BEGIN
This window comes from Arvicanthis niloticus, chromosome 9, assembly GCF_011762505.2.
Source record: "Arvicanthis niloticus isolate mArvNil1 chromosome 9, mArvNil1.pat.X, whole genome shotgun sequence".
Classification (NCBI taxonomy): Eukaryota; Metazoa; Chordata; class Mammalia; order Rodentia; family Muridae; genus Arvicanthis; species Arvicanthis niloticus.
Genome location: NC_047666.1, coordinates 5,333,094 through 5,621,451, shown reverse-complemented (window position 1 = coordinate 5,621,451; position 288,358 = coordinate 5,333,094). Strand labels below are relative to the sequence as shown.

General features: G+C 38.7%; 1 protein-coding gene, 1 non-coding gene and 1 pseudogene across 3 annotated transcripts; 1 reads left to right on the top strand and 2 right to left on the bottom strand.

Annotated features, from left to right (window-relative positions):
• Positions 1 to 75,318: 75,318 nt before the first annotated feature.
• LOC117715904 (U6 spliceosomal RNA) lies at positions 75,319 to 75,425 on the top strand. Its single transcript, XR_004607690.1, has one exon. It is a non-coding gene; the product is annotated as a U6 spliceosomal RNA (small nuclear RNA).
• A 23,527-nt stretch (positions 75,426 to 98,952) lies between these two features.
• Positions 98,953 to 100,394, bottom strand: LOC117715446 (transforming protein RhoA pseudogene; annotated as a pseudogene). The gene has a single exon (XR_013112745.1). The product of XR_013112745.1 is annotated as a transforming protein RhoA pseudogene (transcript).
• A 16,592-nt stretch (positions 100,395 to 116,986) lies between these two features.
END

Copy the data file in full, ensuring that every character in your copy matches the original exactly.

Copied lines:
This window comes from Arvicanthis niloticus, chromosome 9, assembly GCF_011762505.2.
Source record: "Arvicanthis niloticus isolate mArvNil1 chromosome 9, mArvNil1.pat.X, whole genome shotgun sequence".
Classification (NCBI taxonomy): Eukaryota; Metazoa; Chordata; class Mammalia; order Rodentia; family Muridae; genus Arvicanthis; species Arvicanthis niloticus.
Genome location: NC_047666.1, coordinates 5,333,094 through 5,621,451, shown reverse-complemented (window position 1 = coordinate 5,621,451; position 288,358 = coordinate 5,333,094). Strand labels below are relative to the sequence as shown.

General features: G+C 38.7%; 1 protein-coding gene, 1 non-coding gene and 1 pseudogene across 3 annotated transcripts; 1 reads left to right on the top strand and 2 right to left on the bottom strand.

Annotated features, from left to right (window-relative positions):
• Positions 1 to 75,318: 75,318 nt before the first annotated feature.
• LOC117715904 (U6 spliceosomal RNA) lies at positions 75,319 to 75,425 on the top strand. Its single transcript, XR_004607690.1, has one exon. It is a non-coding gene; the product is annotated as a U6 spliceosomal RNA (small nuclear RNA).
• A 23,527-nt stretch (positions 75,426 to 98,952) lies between these two features.
• Positions 98,953 to 100,394, bottom strand: LOC117715446 (transforming protein RhoA pseudogene; annotated as a pseudogene). The gene has a single exon (XR_013112745.1). The product of XR_013112745.1 is annotated as a transforming protein RhoA pseudogene (transcript).
• A 16,592-nt stretch (positions 100,395 to 116,986) lies between these two features.